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Move to increase transparency in the energy market

Move to increase transparency in the energy market

Category: Gas and electricity

Updated: 14/12/2016
First Published: 04/06/2015

This article was correct at the time of publication. It is now over 6 months old so the content may be out of date.

Industry regulator Ofgem has announced plans to increase transparency in the gas and electricity market, with the ultimate aim being to help consumers get a better deal and find out how they can switch to a cheaper tariff.

The new rules

From October, suppliers with "white labels" – those who don't have a supply licence of their own, but who work in partnership with a licenced supplier to offer energy using their own brands – will be required to tell customers which tariff is cheapest for them, whatever brand it's sold under.

Under current regulations, suppliers already have to tell customers about their cheapest deal, but until now this rule hasn't extended to white label tariffs. This will soon be a thing of the past, as Ofgem wants to ensure that suppliers are crystal clear with their customers about their cheapest tariffs.

As an example, British Gas will be required to tell customers if they could get a cheaper deal with Sainsbury's Energy – the retailer uses British Gas' supply and is therefore a "white label" brand of the supplier – and vice versa, rather than just outlining their own cheapest deals. The same rules will apply to arrangements between suppliers like SSE and M&S Energy.

Often, consumers aren't aware that several different brands operate under the same parent supplier, so this rule change will go a long way to increasing transparency in the sector. Ideally it'll mean customers can save some money, too, and could even open the market to more suppliers and increased competition.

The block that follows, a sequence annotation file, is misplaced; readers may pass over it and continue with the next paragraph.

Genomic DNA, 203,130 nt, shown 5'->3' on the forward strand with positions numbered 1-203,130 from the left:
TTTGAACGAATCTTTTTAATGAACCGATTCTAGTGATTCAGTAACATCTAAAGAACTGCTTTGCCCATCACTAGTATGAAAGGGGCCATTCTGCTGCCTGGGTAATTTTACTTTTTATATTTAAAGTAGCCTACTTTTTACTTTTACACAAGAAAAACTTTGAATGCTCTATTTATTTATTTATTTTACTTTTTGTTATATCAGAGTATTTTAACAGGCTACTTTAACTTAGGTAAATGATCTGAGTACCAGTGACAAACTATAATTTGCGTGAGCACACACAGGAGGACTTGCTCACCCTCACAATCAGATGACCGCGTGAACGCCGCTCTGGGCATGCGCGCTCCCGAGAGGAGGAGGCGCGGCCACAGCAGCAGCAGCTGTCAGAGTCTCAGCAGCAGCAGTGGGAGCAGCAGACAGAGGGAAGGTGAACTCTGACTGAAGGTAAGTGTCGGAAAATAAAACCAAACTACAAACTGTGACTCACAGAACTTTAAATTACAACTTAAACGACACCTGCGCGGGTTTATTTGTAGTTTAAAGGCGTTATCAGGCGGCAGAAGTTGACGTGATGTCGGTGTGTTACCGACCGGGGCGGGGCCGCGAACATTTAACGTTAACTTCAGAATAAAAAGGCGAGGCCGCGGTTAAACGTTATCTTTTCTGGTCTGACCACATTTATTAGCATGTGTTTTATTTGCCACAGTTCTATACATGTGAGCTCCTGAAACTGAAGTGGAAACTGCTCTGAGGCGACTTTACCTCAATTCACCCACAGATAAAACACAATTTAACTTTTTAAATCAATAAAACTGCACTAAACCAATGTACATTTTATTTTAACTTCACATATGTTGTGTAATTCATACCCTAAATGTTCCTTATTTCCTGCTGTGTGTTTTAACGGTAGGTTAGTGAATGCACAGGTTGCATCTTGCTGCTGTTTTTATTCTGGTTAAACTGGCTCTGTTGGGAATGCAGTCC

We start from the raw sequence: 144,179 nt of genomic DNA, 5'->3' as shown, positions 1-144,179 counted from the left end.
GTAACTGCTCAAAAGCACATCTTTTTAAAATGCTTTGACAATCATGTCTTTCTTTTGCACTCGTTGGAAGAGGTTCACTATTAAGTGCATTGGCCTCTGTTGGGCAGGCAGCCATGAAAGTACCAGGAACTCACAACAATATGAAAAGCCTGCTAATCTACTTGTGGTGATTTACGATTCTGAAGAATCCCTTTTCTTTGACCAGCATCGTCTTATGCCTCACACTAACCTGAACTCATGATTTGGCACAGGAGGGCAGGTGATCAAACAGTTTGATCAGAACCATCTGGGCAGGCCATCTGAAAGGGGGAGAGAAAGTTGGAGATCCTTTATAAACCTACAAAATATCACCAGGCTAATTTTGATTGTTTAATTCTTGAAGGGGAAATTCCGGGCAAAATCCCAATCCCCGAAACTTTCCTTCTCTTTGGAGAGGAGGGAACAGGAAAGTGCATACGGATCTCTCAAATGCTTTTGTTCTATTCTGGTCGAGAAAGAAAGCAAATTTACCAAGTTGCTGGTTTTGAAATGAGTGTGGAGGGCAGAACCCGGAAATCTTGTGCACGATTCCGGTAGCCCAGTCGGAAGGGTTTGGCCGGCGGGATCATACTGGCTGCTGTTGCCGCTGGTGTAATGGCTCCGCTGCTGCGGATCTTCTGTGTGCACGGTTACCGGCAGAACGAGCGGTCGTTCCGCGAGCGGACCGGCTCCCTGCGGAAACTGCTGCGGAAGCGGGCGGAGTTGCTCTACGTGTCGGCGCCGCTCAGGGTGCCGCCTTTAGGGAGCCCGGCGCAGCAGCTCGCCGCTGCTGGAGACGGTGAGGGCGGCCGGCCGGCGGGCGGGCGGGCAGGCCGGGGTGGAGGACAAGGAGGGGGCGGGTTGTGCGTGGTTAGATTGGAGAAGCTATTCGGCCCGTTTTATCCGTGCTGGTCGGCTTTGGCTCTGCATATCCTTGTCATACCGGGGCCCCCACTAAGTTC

"Selling energy through white label brands has the potential to increase consumer choice and engage consumers to shop around through well-known brands," said Rachel Fletcher, Ofgem senior partner. "But it is important that consumers are given the complete picture about all their supplier's tariffs.

"We are acting to reduce barriers to white labels entering the market and to ensure suppliers tell their customers what the cheapest deal is for them, whatever brand it is marketed under. Transparency about the cheapest tariff that a supplier offers is important in rebuilding consumer trust in the market."

Is it enough?

It's certainly welcome news for consumers as it means they'll have a better understanding of the tariff that will be right for them, but will it be enough to ensure you're paying as little as possible? Probably not – and a bit of pro-activity will still be vital.

"Any move that raises consumer awareness of the cheapest deal from their supplier is positive," said Matt Ridout, researcher at, "but to get a full picture of the cheapest deals from all suppliers, consumers still need to shop the market.

"Often, a better tariff can be found with another energy company. A whole of market price comparison provides a quick and easy way to see who is offering the best deals, so why pay more when you can save up to hundreds of pounds a year on bills instead? It's easy to shop around and switch."

What next?

Compare energy tariffs to make sure you're getting the right deal

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